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2729 Incidence and Outcomes of Acute Transfusion Reactions in Hospitalized Patients in the United States

Program: Oral and Poster Abstracts
Session: 401. Basic Science and Clinical Practice in Blood Transfusion: Poster III
Hematology Disease Topics & Pathways:
Clinically relevant
Monday, December 7, 2020, 7:00 AM-3:30 PM

Rohit Kumar, MD1, Sindhu Malapati, MD2, Sunny R K Singh, MBBS3, Bokhodir Mamedov, MD4*, Myra R Shah, MD5* and Shruti Bhandari, MD1

1Division of Medical Oncology and Hematology, University of Louisville James Graham Brown Cancer Center, Louisville, KY
2Ascension St. John Hospital and Medical Center, Detroit, MI
3Henry Ford Health System, St Clair Shores, MI
4Department of Internal Medicine, University of Louisville, Louisville, KY
5Department of Medicine, Norwalk Hospital, Norwalk, CT


Acute transfusion reactions (ATRs) have a broad spectrum of presentations ranging from benign to life-threatening. Due to the rarity of these reactions, there is a paucity of data regarding their incidence and clinical outcomes. The objectives of this study were to determine the incidence of ATRs, its risk factors, and associated mortality.


We reviewed the National Inpatient Sample (NIS) database 2014 for admissions where the patient (>=18 years old) was transfused blood products. The NIS is a large publicly available all-payer inpatient healthcare database designed to produce U.S. regional and national estimates of inpatient utilization, access, charges, quality, and outcomes. ATRs were identified using ICD-9 CM codes for transfusion-associated circulatory overload (TACO), transfusion-related acute lung injury (TRALI), febrile non-hemolytic transfusion reactions (FNHTR), acute infections, anaphylaxis, and acute hemolytic reaction. Pearson's chi-square and student's t-test were used to compare categorical and continuous variables between hospitalizations with versus without ATRs, respectively. Multivariate logistic regression analysis was done to determine the risk factors for common ATRs (TACO, TRALI, and FNHTR). A multivariate cox proportional model was built to compare the mortality of two study groups. A 2-sided p-value ≤ 0.05 was considered significant.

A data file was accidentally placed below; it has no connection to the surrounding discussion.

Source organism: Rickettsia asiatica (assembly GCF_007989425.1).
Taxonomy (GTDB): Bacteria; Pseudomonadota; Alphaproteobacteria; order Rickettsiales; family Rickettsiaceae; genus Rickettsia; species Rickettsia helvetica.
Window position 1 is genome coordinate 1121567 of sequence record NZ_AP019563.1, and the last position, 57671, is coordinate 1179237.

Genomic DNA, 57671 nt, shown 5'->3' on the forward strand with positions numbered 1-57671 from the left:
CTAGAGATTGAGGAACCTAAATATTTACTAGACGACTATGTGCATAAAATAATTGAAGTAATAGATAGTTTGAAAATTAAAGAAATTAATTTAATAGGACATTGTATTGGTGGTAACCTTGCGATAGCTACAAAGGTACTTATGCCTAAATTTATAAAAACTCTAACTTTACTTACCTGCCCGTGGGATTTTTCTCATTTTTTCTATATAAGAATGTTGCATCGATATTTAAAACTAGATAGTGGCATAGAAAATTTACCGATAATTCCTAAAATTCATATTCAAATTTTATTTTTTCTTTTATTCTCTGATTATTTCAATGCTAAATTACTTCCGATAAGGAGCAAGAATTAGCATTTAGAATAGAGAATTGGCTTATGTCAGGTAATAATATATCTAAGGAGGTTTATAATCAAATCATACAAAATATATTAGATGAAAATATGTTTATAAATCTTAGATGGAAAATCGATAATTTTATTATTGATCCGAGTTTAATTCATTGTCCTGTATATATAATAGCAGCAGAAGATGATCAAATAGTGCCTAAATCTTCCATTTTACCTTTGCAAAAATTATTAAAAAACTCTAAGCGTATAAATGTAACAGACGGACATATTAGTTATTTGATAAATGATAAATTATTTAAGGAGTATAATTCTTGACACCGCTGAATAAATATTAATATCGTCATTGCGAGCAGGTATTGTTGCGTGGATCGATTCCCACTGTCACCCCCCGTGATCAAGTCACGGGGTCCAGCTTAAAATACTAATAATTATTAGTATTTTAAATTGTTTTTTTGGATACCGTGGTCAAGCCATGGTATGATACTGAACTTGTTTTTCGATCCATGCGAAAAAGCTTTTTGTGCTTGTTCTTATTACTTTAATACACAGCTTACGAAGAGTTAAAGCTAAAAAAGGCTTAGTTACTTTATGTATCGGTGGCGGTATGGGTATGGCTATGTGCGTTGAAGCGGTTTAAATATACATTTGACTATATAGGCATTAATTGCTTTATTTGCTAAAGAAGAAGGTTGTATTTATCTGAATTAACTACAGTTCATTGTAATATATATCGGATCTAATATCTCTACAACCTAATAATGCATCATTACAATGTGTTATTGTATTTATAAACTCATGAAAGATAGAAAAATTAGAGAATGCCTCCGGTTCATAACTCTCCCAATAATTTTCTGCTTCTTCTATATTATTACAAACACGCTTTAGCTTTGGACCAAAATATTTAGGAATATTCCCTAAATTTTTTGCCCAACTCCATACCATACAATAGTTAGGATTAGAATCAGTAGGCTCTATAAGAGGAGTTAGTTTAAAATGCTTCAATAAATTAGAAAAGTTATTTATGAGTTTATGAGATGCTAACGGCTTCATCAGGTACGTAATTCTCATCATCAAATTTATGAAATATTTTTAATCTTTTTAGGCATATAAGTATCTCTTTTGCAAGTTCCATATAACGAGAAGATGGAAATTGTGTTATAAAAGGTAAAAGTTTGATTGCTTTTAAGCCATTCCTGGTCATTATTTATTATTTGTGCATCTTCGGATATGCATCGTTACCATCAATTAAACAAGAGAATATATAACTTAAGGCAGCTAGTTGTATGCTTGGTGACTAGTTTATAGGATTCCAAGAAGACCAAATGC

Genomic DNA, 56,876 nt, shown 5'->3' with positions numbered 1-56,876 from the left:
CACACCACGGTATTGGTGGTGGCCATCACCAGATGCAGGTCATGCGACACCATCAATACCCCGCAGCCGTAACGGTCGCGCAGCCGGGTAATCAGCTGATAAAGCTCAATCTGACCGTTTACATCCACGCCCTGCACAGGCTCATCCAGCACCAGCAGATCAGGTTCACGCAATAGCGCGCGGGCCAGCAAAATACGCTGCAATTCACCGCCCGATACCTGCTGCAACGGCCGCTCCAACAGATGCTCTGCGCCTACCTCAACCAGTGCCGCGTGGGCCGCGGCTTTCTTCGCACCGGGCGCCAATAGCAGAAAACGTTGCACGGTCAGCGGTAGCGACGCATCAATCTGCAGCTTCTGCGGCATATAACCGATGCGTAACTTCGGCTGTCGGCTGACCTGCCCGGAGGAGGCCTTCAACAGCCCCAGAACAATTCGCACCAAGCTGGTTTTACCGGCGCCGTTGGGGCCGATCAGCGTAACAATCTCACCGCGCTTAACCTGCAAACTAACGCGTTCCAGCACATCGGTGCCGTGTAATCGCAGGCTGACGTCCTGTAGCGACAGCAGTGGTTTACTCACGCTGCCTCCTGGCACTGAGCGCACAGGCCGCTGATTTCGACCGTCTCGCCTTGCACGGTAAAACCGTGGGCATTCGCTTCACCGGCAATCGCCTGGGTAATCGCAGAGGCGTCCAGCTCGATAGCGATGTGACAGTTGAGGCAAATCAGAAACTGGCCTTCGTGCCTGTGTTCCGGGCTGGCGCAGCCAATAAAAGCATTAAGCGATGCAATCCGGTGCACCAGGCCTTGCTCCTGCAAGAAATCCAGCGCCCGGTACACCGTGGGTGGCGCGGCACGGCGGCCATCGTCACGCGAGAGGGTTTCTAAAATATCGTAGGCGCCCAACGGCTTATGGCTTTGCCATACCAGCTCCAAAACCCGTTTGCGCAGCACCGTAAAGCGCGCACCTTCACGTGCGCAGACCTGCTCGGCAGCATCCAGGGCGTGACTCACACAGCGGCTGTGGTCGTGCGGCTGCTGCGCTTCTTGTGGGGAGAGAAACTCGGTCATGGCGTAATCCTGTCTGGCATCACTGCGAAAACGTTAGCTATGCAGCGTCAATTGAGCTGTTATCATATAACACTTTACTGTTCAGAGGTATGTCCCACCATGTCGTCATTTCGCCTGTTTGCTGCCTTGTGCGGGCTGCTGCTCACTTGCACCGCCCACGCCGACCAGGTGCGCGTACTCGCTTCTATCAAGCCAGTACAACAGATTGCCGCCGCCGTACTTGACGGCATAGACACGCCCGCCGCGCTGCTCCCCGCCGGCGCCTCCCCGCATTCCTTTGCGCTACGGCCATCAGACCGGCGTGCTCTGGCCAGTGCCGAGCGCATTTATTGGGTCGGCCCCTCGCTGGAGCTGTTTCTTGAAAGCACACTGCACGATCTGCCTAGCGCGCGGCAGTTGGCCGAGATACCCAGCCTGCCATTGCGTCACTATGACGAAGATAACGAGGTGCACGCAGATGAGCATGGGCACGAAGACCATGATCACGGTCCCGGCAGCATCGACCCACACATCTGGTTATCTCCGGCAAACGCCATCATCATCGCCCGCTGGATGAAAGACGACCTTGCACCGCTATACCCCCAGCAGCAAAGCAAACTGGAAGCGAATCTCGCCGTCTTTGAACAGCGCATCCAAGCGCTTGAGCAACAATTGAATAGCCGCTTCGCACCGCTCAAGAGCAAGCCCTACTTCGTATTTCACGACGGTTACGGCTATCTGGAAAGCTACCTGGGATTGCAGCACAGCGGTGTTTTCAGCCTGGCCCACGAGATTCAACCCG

A total of 2,134,691 hospitalizations were associated with the transfusion of blood products. ATRs were documented in 0.2% of the hospitalizations (TACO 0.08%, TRALI 0.06%, FNHTR 0.09%, others 0.003%). The group that had ATRs was slightly younger (median age 67 vs 68 years, p=0.002), had the same proportion of females (58.3% vs 55.3%, p=0.055), less comorbidity score (28.7% vs 31.7% had Charlson Comorbidity Index >3, p=0.042) and more critically ill (17.8% vs 10.5% on mechanical ventilation, p<0.001) compared to group without ATRs. Hospitalizations with ATRs had longer median length of stay (7 vs 6 days, p<0.001) and higher median hospital cost ($64,399 vs $53,912, p<0.001) compared to without ATRs. The risk factors for common ATRs (odds ratio, OR) are mentioned in the table. ATRs were not associated with increased risk of mortality (combined HR 0.89 95%CI 0.71-1.12, p=0.321).


Nationally, the incidence of ATRs is low in hospitalized patients and it is not associated with increased mortality. This large database analysis gives insight into the risk factors associated with different ATRs.

Disclosures: No relevant conflicts of interest to declare.

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